This year we have Republicans attempting so far to work with Democrats on rolling back some of the provisions of the 2011 law and making other changes in order to avoid a repeat of last fall's election where people wound up waiting hours in line in order to vote. Democrats are not in complete agreement, but this is still a marked change from just two years earlier.
It could be that the 2012 elections - where President Barack Obama won Florida a second time and Republicans lost seats in the Legislature - might have been a wake up call that the GOP needs to moderate its message and image.
So far we have not seen a wave of legislation that is intended to fire up the Republican base heading into 2014. The normal pattern is that the off-year session is the year that lawmakers are more likely to adopt controversial items. This could be the year that breaks that trend.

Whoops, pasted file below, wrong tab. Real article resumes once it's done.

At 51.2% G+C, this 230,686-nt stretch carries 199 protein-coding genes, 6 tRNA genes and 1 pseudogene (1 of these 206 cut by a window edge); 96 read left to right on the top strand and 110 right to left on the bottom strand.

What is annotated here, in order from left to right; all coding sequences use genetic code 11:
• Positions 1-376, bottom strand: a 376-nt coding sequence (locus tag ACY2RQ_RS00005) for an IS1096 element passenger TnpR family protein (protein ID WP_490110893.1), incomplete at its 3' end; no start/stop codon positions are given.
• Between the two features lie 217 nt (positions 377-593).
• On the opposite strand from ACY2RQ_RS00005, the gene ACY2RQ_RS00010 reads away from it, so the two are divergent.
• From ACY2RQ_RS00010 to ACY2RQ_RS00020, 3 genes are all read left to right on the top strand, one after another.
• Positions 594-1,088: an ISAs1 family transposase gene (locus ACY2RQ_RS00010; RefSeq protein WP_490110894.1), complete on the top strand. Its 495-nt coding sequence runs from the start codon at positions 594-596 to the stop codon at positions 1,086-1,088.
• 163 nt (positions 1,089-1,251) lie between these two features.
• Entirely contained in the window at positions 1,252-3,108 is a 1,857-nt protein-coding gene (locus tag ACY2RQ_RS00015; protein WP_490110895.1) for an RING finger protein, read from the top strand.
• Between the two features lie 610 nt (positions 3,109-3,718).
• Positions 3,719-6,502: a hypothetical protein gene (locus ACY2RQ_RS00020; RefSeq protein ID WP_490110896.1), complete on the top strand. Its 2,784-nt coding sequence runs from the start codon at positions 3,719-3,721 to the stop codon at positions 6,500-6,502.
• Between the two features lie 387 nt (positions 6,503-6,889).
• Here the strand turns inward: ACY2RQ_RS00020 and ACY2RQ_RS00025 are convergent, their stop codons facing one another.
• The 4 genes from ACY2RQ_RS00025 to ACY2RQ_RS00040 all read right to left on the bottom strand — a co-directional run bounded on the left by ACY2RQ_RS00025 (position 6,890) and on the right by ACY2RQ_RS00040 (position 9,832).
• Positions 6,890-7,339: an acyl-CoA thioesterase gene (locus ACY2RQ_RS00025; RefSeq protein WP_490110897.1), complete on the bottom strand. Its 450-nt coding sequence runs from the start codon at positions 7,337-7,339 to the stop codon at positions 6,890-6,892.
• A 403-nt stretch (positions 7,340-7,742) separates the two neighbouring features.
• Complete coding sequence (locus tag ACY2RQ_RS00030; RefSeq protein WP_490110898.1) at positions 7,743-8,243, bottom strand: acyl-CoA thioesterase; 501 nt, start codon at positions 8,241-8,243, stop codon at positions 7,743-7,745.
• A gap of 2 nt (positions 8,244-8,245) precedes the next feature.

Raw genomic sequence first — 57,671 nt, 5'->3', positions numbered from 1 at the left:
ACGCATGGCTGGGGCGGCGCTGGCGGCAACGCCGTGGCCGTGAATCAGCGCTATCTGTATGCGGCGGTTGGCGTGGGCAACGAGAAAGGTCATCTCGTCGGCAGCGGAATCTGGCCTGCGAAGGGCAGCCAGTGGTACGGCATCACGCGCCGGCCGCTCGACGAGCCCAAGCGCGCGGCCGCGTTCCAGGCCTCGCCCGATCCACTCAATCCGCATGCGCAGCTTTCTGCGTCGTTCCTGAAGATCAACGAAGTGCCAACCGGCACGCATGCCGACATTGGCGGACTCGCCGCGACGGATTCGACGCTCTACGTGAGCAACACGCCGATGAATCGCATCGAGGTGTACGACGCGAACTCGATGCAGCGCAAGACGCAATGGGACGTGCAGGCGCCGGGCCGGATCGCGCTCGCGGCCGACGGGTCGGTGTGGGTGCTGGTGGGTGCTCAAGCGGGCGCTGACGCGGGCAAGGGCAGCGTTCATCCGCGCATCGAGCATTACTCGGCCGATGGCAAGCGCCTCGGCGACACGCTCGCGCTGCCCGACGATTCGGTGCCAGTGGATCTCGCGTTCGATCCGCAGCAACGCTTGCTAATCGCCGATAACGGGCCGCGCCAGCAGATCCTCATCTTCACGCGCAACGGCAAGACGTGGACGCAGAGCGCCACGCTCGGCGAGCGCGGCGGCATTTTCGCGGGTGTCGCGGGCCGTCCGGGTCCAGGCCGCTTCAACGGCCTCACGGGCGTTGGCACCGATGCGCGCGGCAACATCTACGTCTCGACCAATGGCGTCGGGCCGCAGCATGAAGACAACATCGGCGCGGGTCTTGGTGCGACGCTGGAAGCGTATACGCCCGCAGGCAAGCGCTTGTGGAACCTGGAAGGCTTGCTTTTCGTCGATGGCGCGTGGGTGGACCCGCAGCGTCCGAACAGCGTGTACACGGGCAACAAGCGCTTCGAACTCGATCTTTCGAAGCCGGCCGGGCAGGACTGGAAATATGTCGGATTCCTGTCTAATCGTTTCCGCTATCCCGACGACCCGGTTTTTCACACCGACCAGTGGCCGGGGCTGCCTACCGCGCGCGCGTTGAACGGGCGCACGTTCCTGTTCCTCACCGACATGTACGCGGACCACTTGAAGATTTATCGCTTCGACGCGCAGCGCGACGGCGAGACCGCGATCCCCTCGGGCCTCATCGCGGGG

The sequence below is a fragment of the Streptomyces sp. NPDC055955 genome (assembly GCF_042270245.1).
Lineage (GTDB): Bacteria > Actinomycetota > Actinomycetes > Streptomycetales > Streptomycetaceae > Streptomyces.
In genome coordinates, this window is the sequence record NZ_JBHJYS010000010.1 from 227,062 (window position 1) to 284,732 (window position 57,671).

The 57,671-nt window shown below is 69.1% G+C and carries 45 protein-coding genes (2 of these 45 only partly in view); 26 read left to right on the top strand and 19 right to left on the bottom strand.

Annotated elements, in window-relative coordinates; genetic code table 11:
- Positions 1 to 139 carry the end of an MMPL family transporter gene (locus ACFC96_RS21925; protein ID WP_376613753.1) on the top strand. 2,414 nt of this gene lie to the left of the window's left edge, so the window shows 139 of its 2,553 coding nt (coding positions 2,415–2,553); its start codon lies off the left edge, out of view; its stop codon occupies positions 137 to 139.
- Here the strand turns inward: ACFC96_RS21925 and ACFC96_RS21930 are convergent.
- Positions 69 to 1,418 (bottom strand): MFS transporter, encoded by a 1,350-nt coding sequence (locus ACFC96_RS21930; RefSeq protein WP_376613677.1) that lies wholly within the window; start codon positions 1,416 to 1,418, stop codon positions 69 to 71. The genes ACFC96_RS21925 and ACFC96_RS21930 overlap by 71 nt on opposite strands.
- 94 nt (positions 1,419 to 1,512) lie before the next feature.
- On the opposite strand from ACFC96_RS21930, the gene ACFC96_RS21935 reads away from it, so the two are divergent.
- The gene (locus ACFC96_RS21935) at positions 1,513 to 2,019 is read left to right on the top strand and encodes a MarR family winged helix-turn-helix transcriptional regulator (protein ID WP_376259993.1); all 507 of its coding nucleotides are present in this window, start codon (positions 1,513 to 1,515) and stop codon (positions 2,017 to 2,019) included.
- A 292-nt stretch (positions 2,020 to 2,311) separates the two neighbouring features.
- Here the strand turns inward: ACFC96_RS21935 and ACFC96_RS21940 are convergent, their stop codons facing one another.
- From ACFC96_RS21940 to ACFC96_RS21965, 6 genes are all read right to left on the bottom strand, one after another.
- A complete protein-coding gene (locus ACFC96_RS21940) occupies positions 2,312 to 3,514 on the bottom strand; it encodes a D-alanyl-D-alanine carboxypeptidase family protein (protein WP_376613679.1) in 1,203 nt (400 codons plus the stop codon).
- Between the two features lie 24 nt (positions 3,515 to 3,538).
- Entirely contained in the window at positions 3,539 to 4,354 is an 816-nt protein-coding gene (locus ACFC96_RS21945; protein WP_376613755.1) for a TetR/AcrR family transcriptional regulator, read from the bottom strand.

5. Is this really the year for serious ethics reform? Both Weatherford and Gaetz have vowed that this is the year that legislators will enact far-reaching changes to the state's ethics laws. The Florida Senate is expected to take up - and probably pass - the ethics bill on the first day of session.
The reason this is a big deal is that grand juries and former governors have tried to get the Legislature to crack down on public officials in the last decade but those efforts went nowhere.
The Senate bill creates for the first time a mechanism that allows the Florida Commission on Ethics to initiate an investigation based upon a referral from the governor or law-enforcement agencies. (It also makes it harder for people to file complaints right before an election based on newspaper stories.)
Weatherford for his part supports ethics reform, but he also said time and time again that ethics reform can't be done without "campaign finance" reform. Translation: We take your bill if you take our bill.
It's likely that some kind of deal will get reached and legislation dealing with both will pass. But the key is what gets dumped, altered and changed by the time legislators reach the finishing line.
Will it be the far-reaching changes that legislative leaders have vowed? Or will it be incremental changes that maintain some of the current loopholes in the system?